Re: issue 325: When are Location's semantics triggered?, was: Protocols/APIs and redirects

One other thing --

p2 already has:

> For 3xx responses, the location SHOULD indicate the server's preferred URI for automatic redirection to the resource.

There was equivalent text in 2616. So, I think the resolution here is actually pretty minor; we just need to add text to p2 7.3 that reflects this; e.g.,

"""A Location header on a 3xx response indicates that a client MAY automatically redirect to the URI provided; see [ref to Location header]."""


On 14/12/2011, at 5:58 AM, Mark Nottingham wrote:

> Hi Willy,
> How is Safari's behaviour more like handling 302 than 300? 300 states:
>>   If the server has a preferred choice of representation, it SHOULD
>>   include the specific URI for that representation in the Location
>>   field; user agents MAY use the Location field value for automatic
>>   redirection.
> Also, the use cases you talk about could be addressed by using a header other than Location (i.e., omitting Location from a 3xx response), just as 304 does.
> Cheers,
> On 14/12/2011, at 5:43 PM, Willy Tarreau wrote:
>> Hi Mark,
>> On Wed, Dec 14, 2011 at 03:47:46PM +1100, Mark Nottingham wrote:
>>> Do we have agreement that a 3xx + Location can / should trigger an automatic redirect (taking into account user notification -- a separate issue)?
>> While I have no strong feeling about it, I still think it's not the best
>> idea for the long term. While Julian suggests Safari's behaviour is good,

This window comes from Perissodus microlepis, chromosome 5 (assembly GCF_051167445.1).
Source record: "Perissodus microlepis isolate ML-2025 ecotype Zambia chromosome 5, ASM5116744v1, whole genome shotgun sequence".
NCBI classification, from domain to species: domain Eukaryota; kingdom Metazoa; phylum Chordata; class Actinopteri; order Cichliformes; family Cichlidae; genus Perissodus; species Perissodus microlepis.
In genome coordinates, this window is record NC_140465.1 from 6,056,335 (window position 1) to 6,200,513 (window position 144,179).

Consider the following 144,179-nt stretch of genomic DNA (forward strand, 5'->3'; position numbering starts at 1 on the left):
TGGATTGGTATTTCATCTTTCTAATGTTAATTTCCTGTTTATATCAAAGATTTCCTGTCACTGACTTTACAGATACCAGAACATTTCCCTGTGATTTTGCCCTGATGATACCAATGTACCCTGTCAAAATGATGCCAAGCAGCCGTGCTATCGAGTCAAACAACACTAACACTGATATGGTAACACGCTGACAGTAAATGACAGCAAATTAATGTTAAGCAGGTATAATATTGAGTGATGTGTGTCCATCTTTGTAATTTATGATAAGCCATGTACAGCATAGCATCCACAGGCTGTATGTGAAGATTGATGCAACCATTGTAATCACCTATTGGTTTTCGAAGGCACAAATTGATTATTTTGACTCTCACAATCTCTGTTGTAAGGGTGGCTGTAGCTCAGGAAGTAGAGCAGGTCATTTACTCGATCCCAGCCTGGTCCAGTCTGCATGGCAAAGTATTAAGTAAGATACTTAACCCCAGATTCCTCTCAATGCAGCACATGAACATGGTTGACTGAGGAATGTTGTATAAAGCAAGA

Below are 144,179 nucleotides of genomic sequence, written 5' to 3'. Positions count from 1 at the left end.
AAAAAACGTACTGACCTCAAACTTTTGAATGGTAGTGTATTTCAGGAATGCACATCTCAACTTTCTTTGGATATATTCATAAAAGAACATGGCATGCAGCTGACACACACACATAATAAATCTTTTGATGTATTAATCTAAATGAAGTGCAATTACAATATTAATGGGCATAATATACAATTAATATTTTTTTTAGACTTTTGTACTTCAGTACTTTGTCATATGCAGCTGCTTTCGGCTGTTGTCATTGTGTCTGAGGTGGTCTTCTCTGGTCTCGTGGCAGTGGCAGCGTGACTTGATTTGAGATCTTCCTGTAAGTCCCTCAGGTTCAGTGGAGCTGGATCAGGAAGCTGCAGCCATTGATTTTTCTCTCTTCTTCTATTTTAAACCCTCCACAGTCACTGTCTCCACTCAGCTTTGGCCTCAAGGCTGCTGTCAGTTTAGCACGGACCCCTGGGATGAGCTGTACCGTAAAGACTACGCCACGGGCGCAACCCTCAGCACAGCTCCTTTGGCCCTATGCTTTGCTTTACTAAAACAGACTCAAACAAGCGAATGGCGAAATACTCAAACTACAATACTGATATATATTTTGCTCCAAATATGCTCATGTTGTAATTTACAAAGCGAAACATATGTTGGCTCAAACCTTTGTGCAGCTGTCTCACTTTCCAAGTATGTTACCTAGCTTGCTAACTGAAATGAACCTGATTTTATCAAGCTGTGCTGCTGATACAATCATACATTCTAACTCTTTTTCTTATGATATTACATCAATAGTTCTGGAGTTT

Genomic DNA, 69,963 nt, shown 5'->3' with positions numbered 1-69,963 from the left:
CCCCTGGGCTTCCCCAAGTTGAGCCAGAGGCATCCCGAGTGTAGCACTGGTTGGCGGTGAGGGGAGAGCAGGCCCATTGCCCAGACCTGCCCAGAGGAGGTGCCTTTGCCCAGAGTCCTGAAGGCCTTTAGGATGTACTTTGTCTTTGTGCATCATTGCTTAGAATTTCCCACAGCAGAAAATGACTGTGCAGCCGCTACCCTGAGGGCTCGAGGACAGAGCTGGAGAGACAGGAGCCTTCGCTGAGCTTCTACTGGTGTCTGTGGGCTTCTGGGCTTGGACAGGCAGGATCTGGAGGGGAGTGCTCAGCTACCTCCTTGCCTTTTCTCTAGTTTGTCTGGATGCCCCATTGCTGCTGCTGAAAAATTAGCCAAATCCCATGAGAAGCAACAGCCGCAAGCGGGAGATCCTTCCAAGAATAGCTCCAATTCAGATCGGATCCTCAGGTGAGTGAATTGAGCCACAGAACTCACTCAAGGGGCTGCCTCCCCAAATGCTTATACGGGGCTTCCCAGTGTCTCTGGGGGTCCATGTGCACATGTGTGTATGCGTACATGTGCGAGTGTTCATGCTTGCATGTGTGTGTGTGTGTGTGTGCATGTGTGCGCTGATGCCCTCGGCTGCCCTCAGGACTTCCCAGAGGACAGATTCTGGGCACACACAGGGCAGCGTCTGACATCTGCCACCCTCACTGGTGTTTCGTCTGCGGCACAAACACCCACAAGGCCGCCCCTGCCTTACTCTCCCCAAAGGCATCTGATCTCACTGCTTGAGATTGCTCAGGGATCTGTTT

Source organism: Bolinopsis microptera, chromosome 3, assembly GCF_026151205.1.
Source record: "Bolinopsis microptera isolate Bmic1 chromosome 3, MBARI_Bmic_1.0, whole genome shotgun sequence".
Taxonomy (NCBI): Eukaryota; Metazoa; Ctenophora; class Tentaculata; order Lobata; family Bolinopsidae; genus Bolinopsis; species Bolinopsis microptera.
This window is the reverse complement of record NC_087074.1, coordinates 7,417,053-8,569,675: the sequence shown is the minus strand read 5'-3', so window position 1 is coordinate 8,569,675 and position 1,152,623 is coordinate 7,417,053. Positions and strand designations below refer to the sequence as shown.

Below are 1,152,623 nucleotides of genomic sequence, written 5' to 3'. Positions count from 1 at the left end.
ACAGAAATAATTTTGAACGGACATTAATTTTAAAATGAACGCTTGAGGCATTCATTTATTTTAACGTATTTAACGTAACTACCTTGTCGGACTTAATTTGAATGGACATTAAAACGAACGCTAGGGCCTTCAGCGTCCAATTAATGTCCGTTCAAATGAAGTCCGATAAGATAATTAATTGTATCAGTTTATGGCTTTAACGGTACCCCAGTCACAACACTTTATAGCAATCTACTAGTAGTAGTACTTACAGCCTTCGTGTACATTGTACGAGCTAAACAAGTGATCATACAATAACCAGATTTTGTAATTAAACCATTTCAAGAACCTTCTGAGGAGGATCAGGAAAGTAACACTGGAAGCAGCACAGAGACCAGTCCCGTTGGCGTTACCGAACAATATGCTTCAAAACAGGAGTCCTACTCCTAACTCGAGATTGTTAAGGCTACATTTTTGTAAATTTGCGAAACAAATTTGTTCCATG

>> I'd see it differently, considering that it handles 3xx like 302 and
>> differently from 300 (in fact, only Chrome seems to be consistent between
>> 3xx and 300 in Cameron's tests).
>> The only thing I don't like with saying that Location will be usable with
>> all 3xx is that it basically means that we won't create any new 3xx anymore,
>> because once we have the various basic redirects, we'll stop there. Without
>> suggesting an automatic redirect, we could imagine that later we'd add a
>> status with multiple Location headers and let the user pick one, or another
>> status indicating a unsafe/expensive locations which require user approval,
>> or any such thing. If we perform the automatic redirect, we'll refrain from
>> adding such codes, or we'll have to invent a new header.
>> For instance, imagine that all the user manual of your mobile phone is
>> supposed to be accessible from within it, with some pages cached inside
>> and other ones outside. You could have a small server in it which either
>> serves the cached pages when it has them (or redirects to their local
>> filesystem location using 301), or suggests a redirect to the external
>> site to fetch them. But you wouldn't necessarily want the user to
>> retrieve large amounts of data from the net without being aware of it,
>> since it can be very expensive depending where you are. A user-approved
>> redirect would perfectly make sense here.
>> Another example I'm facing very often is that developers working on
>> http+https applications generally need to know both the protocol used
>> and the host, while it's not always easy where the app is located.
>> Adding new extensions which would mean "redirect to same host using
>> https" or "same scheme with host xxx" or even "same host + port XYZ"
>> would sometimes help a lot. I'm not sure we'll be able to add them
>> after suggesting an automatic rule.
>> Once again, I have no strong feeling about it and I'm not a browser
>> developer, but I'm just trying to keep some rope for future additions.
>> If everyone else is OK with the automatic redirect on 3xx, I won't insist.
>> If I had the choice, I'd rather suggest either that a UA MAY automatically
>> redirect, or that it SHOULD redirect with user approval ; both options would
>> keep server implementers from inventing their own codes every day, without
>> blocking evolutions.
>> Best regards,
>> Willy
> --
> Mark Nottingham

Mark Nottingham

Received on Friday, 30 December 2011 00:43:45 UTC